Date Published: April 1, 2015
Publisher: BioMed Central
Author(s): Mia Holmberg, Thomas Rosendal, Eva O Engvall, Anna Ohlson, Ann Lindberg.
The aims of this study were to investigate the prevalence of Campylobacter species in Swedish dogs, to identify the species of the Campylobacter isolates and to genotype the C. jejuni isolates. Young and healthy dogs were targeted and the sampling was performed at 11 veterinary clinics throughout Sweden from October 2011 to October 2012. Faecal swab samples were collected and sent to the laboratory at the National Veterinary Institute (SVA) for isolation of Campylobacter, speciation and genotyping.
Campylobacter spp. were isolated from 67 of the 180 sampled dogs which yields an overall prevalence of 37%. The most prevalent species of Campylobacter among the participating dogs was C. upsaliensis with 52 of the 67 identified isolates. A lower prevalence was observed for C. jejuni with seven identified isolates and one isolate was identified as C. helveticus. Multi-locus sequence typing (MLST) was carried out on the seven C. jejuni isolates and all sequence types that were found are also commonly found in humans. The dogs were divided into three age groups; 1) under 12 months, 2) 12 to 23 months and 3) 24 months and older. The highest prevalence was found in the two younger age groups. Dogs shedding C. jejuni were between 3–12 months of age while dogs shedding C. upsaliensis were found in all ages.
The present investigation finds that Campylobacter spp. known to cause campylobacteriosis in humans are present in Swedish dogs. The results suggest an age predisposition where dogs under 2 years of age are more likely to shed Campylobacter spp. than older dogs. The most commonly isolated species was C. upsaliensis followed by C. jejuni, which was only detected in dogs up to 12 months of age. All C. jejuni isolates identified in the present study were of the same MLST types that have previously been described both in humans and in animals. The awareness of the Campylobacter risk of healthy young dogs may be an important way to reduce the transmission from dogs to infants, young children and immunocompromised adults.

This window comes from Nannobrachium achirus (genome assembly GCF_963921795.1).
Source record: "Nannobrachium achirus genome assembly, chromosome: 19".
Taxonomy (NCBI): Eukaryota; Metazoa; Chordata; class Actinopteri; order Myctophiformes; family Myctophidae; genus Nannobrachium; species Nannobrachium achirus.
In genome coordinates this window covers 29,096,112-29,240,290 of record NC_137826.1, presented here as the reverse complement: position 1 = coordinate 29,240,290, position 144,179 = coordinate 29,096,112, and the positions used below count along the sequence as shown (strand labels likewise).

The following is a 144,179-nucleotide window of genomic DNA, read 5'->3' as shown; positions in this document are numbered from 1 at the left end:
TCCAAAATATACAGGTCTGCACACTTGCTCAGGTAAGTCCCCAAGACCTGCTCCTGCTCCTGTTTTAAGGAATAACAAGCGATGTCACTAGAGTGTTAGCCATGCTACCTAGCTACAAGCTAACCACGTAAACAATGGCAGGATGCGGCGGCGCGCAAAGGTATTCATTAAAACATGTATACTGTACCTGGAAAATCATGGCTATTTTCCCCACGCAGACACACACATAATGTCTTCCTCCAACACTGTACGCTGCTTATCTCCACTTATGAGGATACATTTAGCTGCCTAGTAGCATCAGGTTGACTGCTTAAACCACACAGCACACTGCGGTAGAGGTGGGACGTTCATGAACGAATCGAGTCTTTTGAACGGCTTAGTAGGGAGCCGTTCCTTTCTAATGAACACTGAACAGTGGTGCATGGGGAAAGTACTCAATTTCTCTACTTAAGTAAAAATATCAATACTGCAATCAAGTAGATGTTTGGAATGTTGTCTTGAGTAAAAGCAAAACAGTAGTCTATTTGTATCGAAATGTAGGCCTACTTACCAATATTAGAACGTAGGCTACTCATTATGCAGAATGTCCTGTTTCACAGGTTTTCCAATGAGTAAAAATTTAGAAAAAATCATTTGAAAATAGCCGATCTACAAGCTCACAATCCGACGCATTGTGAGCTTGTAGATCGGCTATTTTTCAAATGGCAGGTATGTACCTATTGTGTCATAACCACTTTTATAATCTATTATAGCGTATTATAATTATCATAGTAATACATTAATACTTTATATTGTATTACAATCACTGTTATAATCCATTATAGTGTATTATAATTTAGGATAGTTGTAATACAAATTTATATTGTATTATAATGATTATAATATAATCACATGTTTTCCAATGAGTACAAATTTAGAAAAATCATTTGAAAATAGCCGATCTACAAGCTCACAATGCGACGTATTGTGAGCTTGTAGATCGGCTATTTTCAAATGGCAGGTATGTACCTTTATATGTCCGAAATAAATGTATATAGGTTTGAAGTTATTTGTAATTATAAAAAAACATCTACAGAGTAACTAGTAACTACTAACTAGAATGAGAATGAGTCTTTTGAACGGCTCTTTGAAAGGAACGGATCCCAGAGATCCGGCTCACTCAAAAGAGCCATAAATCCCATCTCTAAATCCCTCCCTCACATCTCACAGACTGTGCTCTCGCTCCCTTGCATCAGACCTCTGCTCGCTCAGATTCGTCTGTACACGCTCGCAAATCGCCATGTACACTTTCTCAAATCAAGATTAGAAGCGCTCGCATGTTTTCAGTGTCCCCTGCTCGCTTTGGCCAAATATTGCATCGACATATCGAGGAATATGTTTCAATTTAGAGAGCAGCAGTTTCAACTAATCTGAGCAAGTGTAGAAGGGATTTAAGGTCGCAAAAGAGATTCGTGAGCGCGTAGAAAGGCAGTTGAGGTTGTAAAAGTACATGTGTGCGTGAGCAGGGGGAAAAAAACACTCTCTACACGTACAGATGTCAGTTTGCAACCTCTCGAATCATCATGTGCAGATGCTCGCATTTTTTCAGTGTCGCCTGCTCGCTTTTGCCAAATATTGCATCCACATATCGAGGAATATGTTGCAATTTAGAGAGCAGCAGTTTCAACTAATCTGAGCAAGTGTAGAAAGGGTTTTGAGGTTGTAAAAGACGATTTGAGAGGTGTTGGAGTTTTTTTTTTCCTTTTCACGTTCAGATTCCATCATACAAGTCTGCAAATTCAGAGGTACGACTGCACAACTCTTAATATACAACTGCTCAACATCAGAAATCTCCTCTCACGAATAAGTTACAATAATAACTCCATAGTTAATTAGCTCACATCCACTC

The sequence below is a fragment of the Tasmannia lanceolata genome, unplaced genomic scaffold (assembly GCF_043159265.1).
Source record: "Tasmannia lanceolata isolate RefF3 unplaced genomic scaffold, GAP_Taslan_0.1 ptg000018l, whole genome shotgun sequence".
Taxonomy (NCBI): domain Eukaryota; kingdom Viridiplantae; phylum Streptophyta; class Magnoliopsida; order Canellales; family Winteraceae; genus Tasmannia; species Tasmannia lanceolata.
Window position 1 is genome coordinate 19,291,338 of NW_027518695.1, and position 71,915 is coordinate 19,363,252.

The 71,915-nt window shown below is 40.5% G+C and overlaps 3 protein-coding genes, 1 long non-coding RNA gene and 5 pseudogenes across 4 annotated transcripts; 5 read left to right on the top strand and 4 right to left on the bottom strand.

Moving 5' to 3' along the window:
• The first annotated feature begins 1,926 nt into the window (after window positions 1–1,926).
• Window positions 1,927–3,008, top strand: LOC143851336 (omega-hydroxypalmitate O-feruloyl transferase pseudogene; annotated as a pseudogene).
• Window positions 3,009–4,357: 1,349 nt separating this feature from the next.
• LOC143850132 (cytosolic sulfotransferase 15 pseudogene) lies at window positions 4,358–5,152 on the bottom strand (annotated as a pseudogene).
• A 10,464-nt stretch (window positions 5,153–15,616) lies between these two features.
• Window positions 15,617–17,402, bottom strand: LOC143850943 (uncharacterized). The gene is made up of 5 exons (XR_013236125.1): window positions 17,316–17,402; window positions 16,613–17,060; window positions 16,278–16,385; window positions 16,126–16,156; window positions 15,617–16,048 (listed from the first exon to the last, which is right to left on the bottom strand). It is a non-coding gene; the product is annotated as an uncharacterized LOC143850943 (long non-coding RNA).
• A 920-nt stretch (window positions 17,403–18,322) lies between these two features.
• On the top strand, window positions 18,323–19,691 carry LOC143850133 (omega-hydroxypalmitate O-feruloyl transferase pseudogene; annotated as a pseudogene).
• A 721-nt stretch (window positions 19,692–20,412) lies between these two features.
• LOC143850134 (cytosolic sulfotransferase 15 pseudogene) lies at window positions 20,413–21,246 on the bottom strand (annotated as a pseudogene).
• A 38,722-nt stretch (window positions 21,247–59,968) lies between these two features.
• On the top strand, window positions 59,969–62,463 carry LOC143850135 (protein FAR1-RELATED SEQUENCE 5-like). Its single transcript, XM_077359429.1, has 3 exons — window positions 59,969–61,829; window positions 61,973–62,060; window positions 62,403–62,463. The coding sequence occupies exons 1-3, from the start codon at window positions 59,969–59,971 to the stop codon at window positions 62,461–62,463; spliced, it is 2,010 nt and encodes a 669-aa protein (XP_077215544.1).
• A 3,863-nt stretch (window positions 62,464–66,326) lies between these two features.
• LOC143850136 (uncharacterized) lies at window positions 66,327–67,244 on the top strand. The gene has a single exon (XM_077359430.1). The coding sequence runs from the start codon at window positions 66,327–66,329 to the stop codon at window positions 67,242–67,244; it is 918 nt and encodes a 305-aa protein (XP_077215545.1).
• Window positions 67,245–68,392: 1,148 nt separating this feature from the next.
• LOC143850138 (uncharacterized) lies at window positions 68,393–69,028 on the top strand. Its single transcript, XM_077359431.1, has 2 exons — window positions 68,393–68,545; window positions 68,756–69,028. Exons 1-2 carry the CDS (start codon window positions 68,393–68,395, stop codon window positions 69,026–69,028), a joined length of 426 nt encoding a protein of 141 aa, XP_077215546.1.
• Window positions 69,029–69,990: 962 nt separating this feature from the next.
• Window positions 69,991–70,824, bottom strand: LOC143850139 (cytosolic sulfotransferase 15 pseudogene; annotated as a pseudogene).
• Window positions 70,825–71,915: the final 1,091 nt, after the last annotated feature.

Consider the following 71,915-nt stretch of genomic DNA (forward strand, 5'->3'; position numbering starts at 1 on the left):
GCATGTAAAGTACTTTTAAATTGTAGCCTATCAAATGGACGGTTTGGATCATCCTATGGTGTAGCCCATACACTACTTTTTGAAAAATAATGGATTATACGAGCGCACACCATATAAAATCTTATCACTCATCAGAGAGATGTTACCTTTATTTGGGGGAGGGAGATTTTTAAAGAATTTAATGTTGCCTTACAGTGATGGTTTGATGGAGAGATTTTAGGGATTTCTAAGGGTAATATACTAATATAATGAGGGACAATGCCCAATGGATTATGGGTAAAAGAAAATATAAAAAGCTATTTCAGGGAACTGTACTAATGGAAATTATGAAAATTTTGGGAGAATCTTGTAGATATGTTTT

Campylobacteriosis is the most commonly reported zoonotic disease and the most common cause of bacterial enteritis in humans in many countries throughout the world . In 2013, there were 8114 notified human cases of campylobacteriosis in Sweden. Of these, 41% were considered to be domestically acquired . Humans can be infected with Campylobacter by several routes and the bacteria are commonly found in a wide range of animals including cats and dogs. Especially in young dogs (<1 year), Campylobacter is often found in faecal samples and the dogs usually shed the bacteria without showing any clinical signs [3,4]. Several studies have reported the presence of Campylobacter spp. in both healthy dogs and dogs with diarrhoea, but Campylobacter is generally not considered to be pathogenic to dogs [5-8]. No association was found between presence of Campylobacter and diarrhoea in a Norwegian study on dogs  whereas a study in Canada found significant higher infection rate in diarrhoeic dogs compared with healthy dogs . In an investigation of dogs in Ireland, diarrhoeic dogs were more likely to be Campylobacter positive than dogs without diarrhoea, but the dogs with diarrhoea also had concurrent gastrointestinal parasites, inflammatory bowel disease or diabetes . A study of dogs in Barbados found no difference in clinical disease in dogs with and without presence of Campylobacter in the faeces, but indicated that co-infection with parvovirus and Campylobacter was common . An association between occurrence of diarrhoea and Campylobacter infection was described in a previous Swedish investigation of dogs from 1979, and 63% of the dogs with diarrhoea also had antibodies to canine parvovirus . The true role of Campylobacter in canine gastroenteritis is uncertain as the bacteria may be found in clinically healthy dogs or often as a co-infection or intestinal carriage in diseased dogs. In total, 180 dogs were sampled from the 11 participating veterinary clinics. The sampling period was from October 2011 to October 2012; however, two samples received in November 2012 were also included in the study. For practical reasons, the number of samples received per month varied between the participating clinics. One clinic only sent in samples from one month. The location of the clinics and number of sampled and positive dogs per clinic is illustrated in Figure 1. One of the positive samples lacked information about clinic on the referral form. Most samples were received during the first seven months of the sampling period (October – April). The highest proportion of positive samples occurred in the winter months with a peak in March 2012 (57%). The number of samples per month and positive samples per month are shown in Figure 2.Figure 1Spatial distribution of veterinary clinics where dogs were sampled. The height of the bars represents the number of sampled dogs (red = positive samples, green = negative samples).Figure 2Total number of samples and samples withCampylobacterspecies per month. Proportion positive samples is indicated by the red line. In this study, 37% of the tested dogs were found to be positive for Campylobacter. This proportion is similar to the previous prevalence estimates of other studies [6,9,27]. However, as we targeted young dogs and the mean age of the sampled dogs was 12 months this estimated prevalence may not be representative for the entire Swedish dog population. Moreover, the study design was such that each dog was only sampled once and only one isolate per dog was analysed. In longitudinal studies with another type of study design where dogs were sampled at several occasions considerably higher prevalences of 73-100% have been reported [3,28]. The most common Campylobacter species among the tested dogs (52/180 dogs) was by far C. upsaliensis which is in agreement with many previous studies on dogs where relatively high prevalences of C. upsaliensis have been found in many different populations and countries [5,7,9,22,28]. The lower prevalence (4%) that was observed for C. jejuni (7/180 dogs) is similar to some studies [12,27,29,30], but lower than in a previous Swedish study by Engvall et al.  where 11% of the dogs were positive for C. jejuni. However, in the previous study all samples were cultured on three selective plates (two CAT and one Preston agar plate). This probably contributed to the higher isolation rate compared to the present study. A recent study in Switzerland by Amar et al.  found a low prevalence of C. jejuni (6.3%) and an even lower prevalence (5.9%) of C. upsaliensis in healthy dogs. A higher prevalence of C. jejuni has been reported in stray dogs [10,28], which may be due to a different exposure to environmental sources of Campylobacter than what household dogs are normally exposed to. In a study from Spain, 19% (20/105) of dogs under 2 years of age living in a household, were found to have C. jejuni . In the present study, one sample was identified as C. helveticus which is not so often identified in samples from dogs, but has previously been associated with cats . The present investigation finds that Campylobacter spp. known to cause campylobacteriosis in humans are present in Swedish dogs. The results suggest an age predisposition where dogs under 2 years of age are more likely to shed Campylobacter spp. than older dogs. The most commonly isolated species was C. upsaliensis followed by C. jejuni, which was only detected in dogs up to 12 months of age. All C. jejuni isolates identified in the present study were the same MLST types as had been previously described both in humans and in animals. Further investigation is necessary to determine the similarity between these dog C. jejuni MLST types and those found in humans in Sweden during the same period. The awareness of the Campylobacter risk of healthy young dogs may be an important way to reduce the transmission from dogs to infants, young children and immunocompromised adults. Source: http://doi.org/10.1186/s13028-015-0108-0